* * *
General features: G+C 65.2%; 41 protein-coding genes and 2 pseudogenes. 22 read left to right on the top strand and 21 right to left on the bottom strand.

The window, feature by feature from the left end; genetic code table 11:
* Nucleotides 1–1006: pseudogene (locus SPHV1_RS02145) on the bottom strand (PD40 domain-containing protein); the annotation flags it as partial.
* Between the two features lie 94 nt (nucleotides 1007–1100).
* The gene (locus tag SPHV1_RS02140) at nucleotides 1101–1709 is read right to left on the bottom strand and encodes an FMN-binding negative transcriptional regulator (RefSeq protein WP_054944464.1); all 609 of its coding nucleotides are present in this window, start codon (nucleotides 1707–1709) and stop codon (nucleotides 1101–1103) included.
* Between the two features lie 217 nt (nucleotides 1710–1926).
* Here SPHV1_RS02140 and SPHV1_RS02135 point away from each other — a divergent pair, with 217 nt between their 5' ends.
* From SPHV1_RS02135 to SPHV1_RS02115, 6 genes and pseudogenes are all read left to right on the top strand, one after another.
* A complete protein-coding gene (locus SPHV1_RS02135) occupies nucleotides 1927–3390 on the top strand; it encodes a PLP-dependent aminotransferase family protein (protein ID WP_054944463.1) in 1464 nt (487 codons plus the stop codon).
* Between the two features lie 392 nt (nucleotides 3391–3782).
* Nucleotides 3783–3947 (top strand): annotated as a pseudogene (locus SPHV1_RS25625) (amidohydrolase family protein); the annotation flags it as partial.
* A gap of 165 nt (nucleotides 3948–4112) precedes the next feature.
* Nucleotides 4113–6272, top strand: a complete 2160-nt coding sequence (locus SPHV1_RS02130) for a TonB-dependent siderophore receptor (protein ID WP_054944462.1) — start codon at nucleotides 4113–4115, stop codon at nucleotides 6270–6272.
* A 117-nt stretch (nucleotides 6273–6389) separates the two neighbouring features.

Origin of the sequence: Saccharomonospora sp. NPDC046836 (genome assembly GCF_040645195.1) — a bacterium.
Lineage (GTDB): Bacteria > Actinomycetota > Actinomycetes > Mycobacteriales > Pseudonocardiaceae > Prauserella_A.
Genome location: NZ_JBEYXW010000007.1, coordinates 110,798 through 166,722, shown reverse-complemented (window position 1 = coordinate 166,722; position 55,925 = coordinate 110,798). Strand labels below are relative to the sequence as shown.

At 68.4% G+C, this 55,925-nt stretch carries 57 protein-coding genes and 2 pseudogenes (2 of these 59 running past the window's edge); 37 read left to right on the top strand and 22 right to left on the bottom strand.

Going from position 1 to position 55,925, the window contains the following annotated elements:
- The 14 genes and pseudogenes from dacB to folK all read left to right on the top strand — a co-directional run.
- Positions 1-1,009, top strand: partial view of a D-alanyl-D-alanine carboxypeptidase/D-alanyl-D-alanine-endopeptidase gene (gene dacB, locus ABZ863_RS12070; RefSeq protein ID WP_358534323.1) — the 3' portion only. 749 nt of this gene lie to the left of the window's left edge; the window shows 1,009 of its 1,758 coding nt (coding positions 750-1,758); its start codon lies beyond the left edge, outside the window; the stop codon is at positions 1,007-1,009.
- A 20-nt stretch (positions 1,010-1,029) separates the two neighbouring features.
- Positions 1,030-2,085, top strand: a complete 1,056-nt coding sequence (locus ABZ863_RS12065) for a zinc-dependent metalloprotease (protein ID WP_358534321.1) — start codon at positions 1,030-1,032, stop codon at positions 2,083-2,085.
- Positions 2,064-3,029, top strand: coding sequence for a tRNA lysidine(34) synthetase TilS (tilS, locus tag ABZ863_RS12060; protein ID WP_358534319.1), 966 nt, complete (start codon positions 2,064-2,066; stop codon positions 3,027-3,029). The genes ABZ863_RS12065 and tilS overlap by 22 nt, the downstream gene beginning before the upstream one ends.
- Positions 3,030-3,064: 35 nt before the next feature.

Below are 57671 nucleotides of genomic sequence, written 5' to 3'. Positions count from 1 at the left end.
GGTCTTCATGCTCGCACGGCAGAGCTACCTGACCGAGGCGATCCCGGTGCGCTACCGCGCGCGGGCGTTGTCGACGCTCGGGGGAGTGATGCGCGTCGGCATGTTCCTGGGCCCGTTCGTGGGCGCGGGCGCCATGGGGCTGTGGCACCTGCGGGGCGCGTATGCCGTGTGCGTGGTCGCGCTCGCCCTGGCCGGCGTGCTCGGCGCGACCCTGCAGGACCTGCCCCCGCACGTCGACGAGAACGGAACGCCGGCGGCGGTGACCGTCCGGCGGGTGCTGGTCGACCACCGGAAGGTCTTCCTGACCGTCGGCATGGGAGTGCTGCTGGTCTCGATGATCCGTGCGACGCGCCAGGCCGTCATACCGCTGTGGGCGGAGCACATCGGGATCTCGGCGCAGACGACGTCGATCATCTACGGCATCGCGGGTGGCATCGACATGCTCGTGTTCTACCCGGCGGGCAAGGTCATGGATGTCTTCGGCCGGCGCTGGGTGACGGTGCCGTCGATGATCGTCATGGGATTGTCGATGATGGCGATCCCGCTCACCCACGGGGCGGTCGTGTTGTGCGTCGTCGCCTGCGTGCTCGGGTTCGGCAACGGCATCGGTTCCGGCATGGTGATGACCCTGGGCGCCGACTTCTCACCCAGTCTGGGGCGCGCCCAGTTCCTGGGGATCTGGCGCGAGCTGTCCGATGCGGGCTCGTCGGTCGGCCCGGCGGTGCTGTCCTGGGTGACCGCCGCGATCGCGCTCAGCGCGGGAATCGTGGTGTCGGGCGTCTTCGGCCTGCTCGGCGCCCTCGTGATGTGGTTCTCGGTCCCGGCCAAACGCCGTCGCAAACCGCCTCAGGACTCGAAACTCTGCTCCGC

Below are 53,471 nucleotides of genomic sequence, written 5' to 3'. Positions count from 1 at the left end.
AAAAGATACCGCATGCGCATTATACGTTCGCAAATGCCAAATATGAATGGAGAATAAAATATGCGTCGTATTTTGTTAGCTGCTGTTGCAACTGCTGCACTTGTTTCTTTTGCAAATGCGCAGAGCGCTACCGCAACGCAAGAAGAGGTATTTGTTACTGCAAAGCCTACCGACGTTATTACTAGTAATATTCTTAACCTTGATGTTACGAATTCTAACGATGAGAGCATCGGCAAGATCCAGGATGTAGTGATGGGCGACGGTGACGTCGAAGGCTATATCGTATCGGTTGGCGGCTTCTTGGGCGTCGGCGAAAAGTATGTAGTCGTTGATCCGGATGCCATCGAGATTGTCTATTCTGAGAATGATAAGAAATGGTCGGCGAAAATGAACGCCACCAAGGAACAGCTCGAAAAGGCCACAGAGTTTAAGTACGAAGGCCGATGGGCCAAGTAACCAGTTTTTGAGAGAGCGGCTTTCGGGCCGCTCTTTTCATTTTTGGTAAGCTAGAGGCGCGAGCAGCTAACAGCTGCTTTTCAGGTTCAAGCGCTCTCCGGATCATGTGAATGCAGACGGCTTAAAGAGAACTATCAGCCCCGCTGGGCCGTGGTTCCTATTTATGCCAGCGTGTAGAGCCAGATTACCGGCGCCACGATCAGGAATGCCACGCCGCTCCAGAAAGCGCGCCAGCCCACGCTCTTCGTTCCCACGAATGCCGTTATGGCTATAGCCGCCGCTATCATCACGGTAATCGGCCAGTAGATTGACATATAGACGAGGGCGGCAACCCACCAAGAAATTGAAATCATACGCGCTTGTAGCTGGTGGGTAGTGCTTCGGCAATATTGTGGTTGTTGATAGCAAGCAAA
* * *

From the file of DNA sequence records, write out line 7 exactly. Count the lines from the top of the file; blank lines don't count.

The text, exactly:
* Here SPHV1_RS02140 and SPHV1_RS02135 point away from each other — a divergent pair, with 217 nt between their 5' ends.